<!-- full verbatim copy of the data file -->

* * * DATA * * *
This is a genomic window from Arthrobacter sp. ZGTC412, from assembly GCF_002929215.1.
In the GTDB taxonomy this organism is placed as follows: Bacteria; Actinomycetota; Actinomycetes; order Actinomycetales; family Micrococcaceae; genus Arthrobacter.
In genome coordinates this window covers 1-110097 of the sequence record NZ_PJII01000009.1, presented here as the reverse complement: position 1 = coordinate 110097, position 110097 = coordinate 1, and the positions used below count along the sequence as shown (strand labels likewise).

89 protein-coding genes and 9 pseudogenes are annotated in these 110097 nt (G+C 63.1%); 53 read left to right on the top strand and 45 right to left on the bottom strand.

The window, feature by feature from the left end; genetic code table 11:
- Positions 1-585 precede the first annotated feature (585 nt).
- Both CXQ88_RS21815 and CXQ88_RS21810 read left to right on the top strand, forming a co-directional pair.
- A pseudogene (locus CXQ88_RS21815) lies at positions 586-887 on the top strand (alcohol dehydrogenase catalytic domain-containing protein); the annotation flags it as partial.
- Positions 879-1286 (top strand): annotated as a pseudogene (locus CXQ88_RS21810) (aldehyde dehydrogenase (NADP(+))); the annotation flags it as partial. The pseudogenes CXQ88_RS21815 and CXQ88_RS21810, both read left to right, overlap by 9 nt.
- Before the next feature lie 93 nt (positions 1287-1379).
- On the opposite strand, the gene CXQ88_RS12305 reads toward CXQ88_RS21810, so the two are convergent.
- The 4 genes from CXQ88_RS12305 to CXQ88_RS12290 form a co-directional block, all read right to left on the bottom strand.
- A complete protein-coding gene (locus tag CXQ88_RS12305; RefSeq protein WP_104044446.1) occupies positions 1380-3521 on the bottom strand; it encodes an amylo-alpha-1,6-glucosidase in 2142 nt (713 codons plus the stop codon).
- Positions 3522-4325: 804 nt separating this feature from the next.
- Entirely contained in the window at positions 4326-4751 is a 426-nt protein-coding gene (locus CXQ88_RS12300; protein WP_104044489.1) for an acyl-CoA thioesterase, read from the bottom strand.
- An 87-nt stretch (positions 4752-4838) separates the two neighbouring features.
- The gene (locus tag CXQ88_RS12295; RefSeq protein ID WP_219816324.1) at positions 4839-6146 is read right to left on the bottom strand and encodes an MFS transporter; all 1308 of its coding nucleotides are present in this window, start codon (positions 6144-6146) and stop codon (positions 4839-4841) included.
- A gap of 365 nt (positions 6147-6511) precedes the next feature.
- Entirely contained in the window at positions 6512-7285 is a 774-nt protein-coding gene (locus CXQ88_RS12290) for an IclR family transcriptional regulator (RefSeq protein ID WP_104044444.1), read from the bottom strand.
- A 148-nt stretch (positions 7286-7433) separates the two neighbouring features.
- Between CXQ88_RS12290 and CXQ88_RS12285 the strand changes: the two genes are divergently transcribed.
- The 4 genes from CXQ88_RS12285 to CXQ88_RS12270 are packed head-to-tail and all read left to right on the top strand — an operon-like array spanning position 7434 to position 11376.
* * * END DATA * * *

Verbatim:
This is a genomic window from Arthrobacter sp. ZGTC412, from assembly GCF_002929215.1.
In the GTDB taxonomy this organism is placed as follows: Bacteria; Actinomycetota; Actinomycetes; order Actinomycetales; family Micrococcaceae; genus Arthrobacter.
In genome coordinates this window covers 1-110097 of the sequence record NZ_PJII01000009.1, presented here as the reverse complement: position 1 = coordinate 110097, position 110097 = coordinate 1, and the positions used below count along the sequence as shown (strand labels likewise).

89 protein-coding genes and 9 pseudogenes are annotated in these 110097 nt (G+C 63.1%); 53 read left to right on the top strand and 45 right to left on the bottom strand.

The window, feature by feature from the left end; genetic code table 11:
- Positions 1-585 precede the first annotated feature (585 nt).
- Both CXQ88_RS21815 and CXQ88_RS21810 read left to right on the top strand, forming a co-directional pair.
- A pseudogene (locus CXQ88_RS21815) lies at positions 586-887 on the top strand (alcohol dehydrogenase catalytic domain-containing protein); the annotation flags it as partial.
- Positions 879-1286 (top strand): annotated as a pseudogene (locus CXQ88_RS21810) (aldehyde dehydrogenase (NADP(+))); the annotation flags it as partial. The pseudogenes CXQ88_RS21815 and CXQ88_RS21810, both read left to right, overlap by 9 nt.
- Before the next feature lie 93 nt (positions 1287-1379).
- On the opposite strand, the gene CXQ88_RS12305 reads toward CXQ88_RS21810, so the two are convergent.
- The 4 genes from CXQ88_RS12305 to CXQ88_RS12290 form a co-directional block, all read right to left on the bottom strand.
- A complete protein-coding gene (locus tag CXQ88_RS12305; RefSeq protein WP_104044446.1) occupies positions 1380-3521 on the bottom strand; it encodes an amylo-alpha-1,6-glucosidase in 2142 nt (713 codons plus the stop codon).
- Positions 3522-4325: 804 nt separating this feature from the next.
- Entirely contained in the window at positions 4326-4751 is a 426-nt protein-coding gene (locus CXQ88_RS12300; protein WP_104044489.1) for an acyl-CoA thioesterase, read from the bottom strand.
- An 87-nt stretch (positions 4752-4838) separates the two neighbouring features.
- The gene (locus tag CXQ88_RS12295; RefSeq protein ID WP_219816324.1) at positions 4839-6146 is read right to left on the bottom strand and encodes an MFS transporter; all 1308 of its coding nucleotides are present in this window, start codon (positions 6144-6146) and stop codon (positions 4839-4841) included.
- A gap of 365 nt (positions 6147-6511) precedes the next feature.
- Entirely contained in the window at positions 6512-7285 is a 774-nt protein-coding gene (locus CXQ88_RS12290) for an IclR family transcriptional regulator (RefSeq protein ID WP_104044444.1), read from the bottom strand.
- A 148-nt stretch (positions 7286-7433) separates the two neighbouring features.
- Between CXQ88_RS12290 and CXQ88_RS12285 the strand changes: the two genes are divergently transcribed.
- The 4 genes from CXQ88_RS12285 to CXQ88_RS12270 are packed head-to-tail and all read left to right on the top strand — an operon-like array spanning position 7434 to position 11376.